Yesterday, I wore a t-shirt to work for the first time! It was glorious. I have been back to work for two weeks now, after being out for 9 weeks recovering from top surgery. It has been going more smoothly than I could have possibly imagined! Physically, I’m back to 100%, and in terms of work dynamics, I’m right back where I left things, which is better than I could have hoped for. I pictured I might be the odd person out, after being away so long, but everyone genuinely seems happy to see me. Our supervisor even got muffins for the day I came back!
So, work uniform: We have four styles of shirts we can wear – all of them are navy blue with the school district’s seal embroidered in yellow. The choices are:
long sleeved button-down
short sleeved button-down
Every 2 years, we can order 5 more. I had been down to only 5 total, though, for years, because I continually ordered more and more size S short sleeved button-downs, and they kept being too big. I had 5 that my spouse had tailored and hemmed (thank you!!!), and that was it. I had 2 t-shirts and one polo shirt, which I had ordered at some point, but never wore. Until yesterday!
Why didn’t I just wear a t-shirt immediately upon returning? This might be mild paranoia, but I didn’t want to change things up immediately for fear of fanning whatever rumors might be going around about the type of surgery I had. I only told 2 people at work, and I didn’t really want to talk about it. The short sleeve button-downs have pockets with buttons that just happen to fall right where my nipples are! Haha. So, I looked pretty much the same before and after surgery, in those shirts. I wanted a little time to pass before I moved on to what I really wanted to do: Wear a t-shirt!
I gotta say though, t-shirts are not as conducive to this hot weather. (It is soooooo hot in the school.) They are 100% cotton, and they get wet with sweat. The short sleeved button-downs are cotton/poly blend, and they are billowy and wick away moisture.
Once it’s fall, winter, and spring, I am going to be loving it though. I just need more shirts though! I think this is one of the years we get more – I’m going to order 5 small t-shirts!
In other work related news, I added a new page to my blog. It is called, glossary of janitorial words and phrases. I’m sure I’ll be adding to it as I think of more. Check it out – it might make you laugh (or possibly gross you out)…
I’ve never especially liked sports – playing sports or watching them. I used to play soccer and soft ball as a little kid. (Ok – maybe I liked sports as a kid). In middle and high school, I played a few sports for one year each: softball, volley ball, lacrosse, track. I did not have much fun. My constant was cross-country running. I did that for all 6 years, 7th-12th grade.
I’ve always liked the Olympics though. I particularly remember the 1994 winter games in Lillehammer, Norway and the 1998 winter games in Nagano, Japan. They kinda dropped from my radar between then and 2010, when the winter games were in Vancouver, and my spouse and I watched a lot of it. (It’s always more likely for us to catch the winter games because hibernating lends itself to more TV watching.)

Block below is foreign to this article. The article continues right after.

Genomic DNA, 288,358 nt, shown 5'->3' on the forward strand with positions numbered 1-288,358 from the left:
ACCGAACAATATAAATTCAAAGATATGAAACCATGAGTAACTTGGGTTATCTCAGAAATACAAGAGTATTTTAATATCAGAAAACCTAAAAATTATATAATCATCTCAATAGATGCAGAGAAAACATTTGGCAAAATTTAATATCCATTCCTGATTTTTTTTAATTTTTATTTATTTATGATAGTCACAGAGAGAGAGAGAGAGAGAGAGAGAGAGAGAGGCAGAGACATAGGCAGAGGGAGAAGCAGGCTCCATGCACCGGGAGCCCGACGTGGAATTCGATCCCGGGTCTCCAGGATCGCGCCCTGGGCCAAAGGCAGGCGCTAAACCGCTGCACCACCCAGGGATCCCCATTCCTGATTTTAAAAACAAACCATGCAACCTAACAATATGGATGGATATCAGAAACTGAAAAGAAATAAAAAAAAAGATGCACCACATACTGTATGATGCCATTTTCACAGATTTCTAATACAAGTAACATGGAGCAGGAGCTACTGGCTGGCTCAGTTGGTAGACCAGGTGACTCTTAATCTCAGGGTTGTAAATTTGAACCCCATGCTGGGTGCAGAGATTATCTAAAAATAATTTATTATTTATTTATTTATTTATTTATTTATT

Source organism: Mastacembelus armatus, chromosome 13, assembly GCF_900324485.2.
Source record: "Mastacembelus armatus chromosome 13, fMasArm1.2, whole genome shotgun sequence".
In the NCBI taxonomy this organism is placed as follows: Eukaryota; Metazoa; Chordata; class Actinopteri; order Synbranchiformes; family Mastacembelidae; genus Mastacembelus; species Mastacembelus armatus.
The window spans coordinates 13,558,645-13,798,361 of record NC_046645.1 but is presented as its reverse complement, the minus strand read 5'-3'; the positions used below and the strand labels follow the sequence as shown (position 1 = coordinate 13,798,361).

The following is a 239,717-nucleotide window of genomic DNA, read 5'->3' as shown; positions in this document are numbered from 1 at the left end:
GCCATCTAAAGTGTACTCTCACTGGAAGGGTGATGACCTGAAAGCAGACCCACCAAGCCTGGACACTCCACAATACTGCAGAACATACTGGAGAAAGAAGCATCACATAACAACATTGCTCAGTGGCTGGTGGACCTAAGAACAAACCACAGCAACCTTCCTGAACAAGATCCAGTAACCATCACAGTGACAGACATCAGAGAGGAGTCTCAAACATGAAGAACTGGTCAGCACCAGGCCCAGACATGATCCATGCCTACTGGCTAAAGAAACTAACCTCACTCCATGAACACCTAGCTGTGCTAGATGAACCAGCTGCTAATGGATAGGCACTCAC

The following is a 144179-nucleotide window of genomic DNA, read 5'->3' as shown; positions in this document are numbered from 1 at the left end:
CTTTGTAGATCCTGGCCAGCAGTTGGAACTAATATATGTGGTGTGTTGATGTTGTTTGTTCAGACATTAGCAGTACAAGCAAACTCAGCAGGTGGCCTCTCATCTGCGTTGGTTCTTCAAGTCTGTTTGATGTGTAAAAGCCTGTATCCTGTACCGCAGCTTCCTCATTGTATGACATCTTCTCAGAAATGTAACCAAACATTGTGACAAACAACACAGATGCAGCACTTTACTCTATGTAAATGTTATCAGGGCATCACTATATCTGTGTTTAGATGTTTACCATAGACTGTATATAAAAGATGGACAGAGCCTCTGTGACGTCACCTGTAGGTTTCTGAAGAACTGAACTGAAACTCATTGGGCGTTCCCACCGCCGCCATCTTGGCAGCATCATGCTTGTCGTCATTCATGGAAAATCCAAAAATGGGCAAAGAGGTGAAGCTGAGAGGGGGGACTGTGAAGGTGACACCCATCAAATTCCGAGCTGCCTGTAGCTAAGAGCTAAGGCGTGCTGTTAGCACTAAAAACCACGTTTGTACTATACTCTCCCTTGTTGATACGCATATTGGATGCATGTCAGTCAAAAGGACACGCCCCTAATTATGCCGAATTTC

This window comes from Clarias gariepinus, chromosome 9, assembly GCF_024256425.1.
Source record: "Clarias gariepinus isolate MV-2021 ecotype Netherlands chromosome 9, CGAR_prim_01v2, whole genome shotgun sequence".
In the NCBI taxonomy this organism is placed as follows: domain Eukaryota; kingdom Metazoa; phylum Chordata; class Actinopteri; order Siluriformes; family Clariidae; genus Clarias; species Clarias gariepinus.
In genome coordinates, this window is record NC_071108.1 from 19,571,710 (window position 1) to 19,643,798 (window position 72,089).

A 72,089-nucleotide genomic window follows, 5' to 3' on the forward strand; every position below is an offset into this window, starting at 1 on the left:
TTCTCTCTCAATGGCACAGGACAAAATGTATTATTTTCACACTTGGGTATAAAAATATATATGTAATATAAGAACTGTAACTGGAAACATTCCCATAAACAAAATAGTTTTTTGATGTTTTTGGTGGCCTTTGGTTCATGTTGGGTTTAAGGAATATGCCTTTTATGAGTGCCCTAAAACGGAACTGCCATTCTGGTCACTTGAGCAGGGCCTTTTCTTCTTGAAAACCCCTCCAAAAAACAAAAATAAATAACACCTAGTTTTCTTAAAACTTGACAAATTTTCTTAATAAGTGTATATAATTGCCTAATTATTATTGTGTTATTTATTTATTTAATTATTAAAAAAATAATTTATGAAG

My spouse and I were watching women’s gymnastics last night (the US commentators were really getting to me like never before!!!), when a commercial popped on. I have not watched any actual TV (the kind that includes commercials) since the night before I got top surgery, and I usually do my best to tune them out because they are so infuriating, but this one was like, BAMMMM!
It features Chris Mosier, who is an American transgender advocate, triathlete, and speaker. (I had to look him up to see what he’s all about.) He is the first known out trans-athlete to join a U.S. national team – Team USA sprint men’s team for the 2016 World Championship. Apparently, trans-athletes who have undergone hormone replacement therapy for one year and pass Therapeutic Use Exemption (TUE) tests are allowed to compete without restriction. This has only been in effect since January. Until then, trans-athletes had been in a sort of limbo. In many ways they still are. Although he is not competing in Rio, apparently there are two trans-athletes who are, though their identities are not public. They remain closeted, for now at least.
According to an article last week in Rolling Stone,
“Mosier expressed that often, worrying about how other athletes, the public and organizations will react is what delays trans gender athletes when making the decision to come out. It’s possible for transgender athletes to compete without making public announcements of transition. Knowing he had the option to privately navigate sports as a man, it took Mosier years to decide to come out publicly as a trans gender athlete. But he did so to set precedence. ‘It’s like running the four-minute mile,’ he explains. ‘First people say it can’t be done. Then someone does it. Then it’s done again and again, faster and faster – just because the impossible was possible.'”
“Just because the rules allow it doesn’t mean that everyone is ready to accept it. Public opinion is the challenging piece.”
Having Nike on board, with this groundbreaking commercial, will certainly help! Although Nike (like any large corporation), is an evil behemoth, I am so psyched about the fact that they made this commercial. Good one.